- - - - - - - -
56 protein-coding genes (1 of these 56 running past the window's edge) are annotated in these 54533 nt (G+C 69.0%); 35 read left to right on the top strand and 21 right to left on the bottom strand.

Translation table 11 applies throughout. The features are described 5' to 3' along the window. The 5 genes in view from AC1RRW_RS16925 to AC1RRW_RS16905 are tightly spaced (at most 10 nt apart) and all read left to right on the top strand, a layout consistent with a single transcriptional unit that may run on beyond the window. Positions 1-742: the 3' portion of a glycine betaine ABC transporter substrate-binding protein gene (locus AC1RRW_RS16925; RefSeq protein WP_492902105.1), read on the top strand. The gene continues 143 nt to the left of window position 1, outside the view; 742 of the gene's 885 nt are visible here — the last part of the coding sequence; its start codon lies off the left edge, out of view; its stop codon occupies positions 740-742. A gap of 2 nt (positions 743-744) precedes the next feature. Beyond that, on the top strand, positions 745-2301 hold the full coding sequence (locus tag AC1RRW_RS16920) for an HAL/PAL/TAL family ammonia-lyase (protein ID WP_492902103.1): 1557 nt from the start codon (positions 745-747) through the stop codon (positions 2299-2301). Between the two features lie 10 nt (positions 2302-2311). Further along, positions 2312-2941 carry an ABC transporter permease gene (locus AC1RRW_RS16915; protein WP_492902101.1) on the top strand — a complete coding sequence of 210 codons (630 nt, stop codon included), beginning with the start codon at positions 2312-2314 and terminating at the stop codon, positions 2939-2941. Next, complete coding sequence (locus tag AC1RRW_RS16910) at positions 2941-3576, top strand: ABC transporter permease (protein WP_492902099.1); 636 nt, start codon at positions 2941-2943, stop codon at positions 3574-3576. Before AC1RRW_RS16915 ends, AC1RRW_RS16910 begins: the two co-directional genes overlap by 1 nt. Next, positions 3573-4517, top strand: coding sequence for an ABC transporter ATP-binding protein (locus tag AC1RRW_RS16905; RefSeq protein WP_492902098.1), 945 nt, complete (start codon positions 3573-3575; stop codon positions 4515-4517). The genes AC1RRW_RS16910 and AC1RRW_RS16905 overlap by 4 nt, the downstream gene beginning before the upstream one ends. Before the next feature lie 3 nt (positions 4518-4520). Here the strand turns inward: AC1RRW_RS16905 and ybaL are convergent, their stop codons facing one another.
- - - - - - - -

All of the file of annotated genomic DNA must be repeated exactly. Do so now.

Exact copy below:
56 protein-coding genes (1 of these 56 running past the window's edge) are annotated in these 54533 nt (G+C 69.0%); 35 read left to right on the top strand and 21 right to left on the bottom strand.

Translation table 11 applies throughout. The features are described 5' to 3' along the window. The 5 genes in view from AC1RRW_RS16925 to AC1RRW_RS16905 are tightly spaced (at most 10 nt apart) and all read left to right on the top strand, a layout consistent with a single transcriptional unit that may run on beyond the window. Positions 1-742: the 3' portion of a glycine betaine ABC transporter substrate-binding protein gene (locus AC1RRW_RS16925; RefSeq protein WP_492902105.1), read on the top strand. The gene continues 143 nt to the left of window position 1, outside the view; 742 of the gene's 885 nt are visible here — the last part of the coding sequence; its start codon lies off the left edge, out of view; its stop codon occupies positions 740-742. A gap of 2 nt (positions 743-744) precedes the next feature. Beyond that, on the top strand, positions 745-2301 hold the full coding sequence (locus tag AC1RRW_RS16920) for an HAL/PAL/TAL family ammonia-lyase (protein ID WP_492902103.1): 1557 nt from the start codon (positions 745-747) through the stop codon (positions 2299-2301). Between the two features lie 10 nt (positions 2302-2311). Further along, positions 2312-2941 carry an ABC transporter permease gene (locus AC1RRW_RS16915; protein WP_492902101.1) on the top strand — a complete coding sequence of 210 codons (630 nt, stop codon included), beginning with the start codon at positions 2312-2314 and terminating at the stop codon, positions 2939-2941. Next, complete coding sequence (locus tag AC1RRW_RS16910) at positions 2941-3576, top strand: ABC transporter permease (protein WP_492902099.1); 636 nt, start codon at positions 2941-2943, stop codon at positions 3574-3576. Before AC1RRW_RS16915 ends, AC1RRW_RS16910 begins: the two co-directional genes overlap by 1 nt. Next, positions 3573-4517, top strand: coding sequence for an ABC transporter ATP-binding protein (locus tag AC1RRW_RS16905; RefSeq protein WP_492902098.1), 945 nt, complete (start codon positions 3573-3575; stop codon positions 4515-4517). The genes AC1RRW_RS16910 and AC1RRW_RS16905 overlap by 4 nt, the downstream gene beginning before the upstream one ends. Before the next feature lie 3 nt (positions 4518-4520). Here the strand turns inward: AC1RRW_RS16905 and ybaL are convergent, their stop codons facing one another.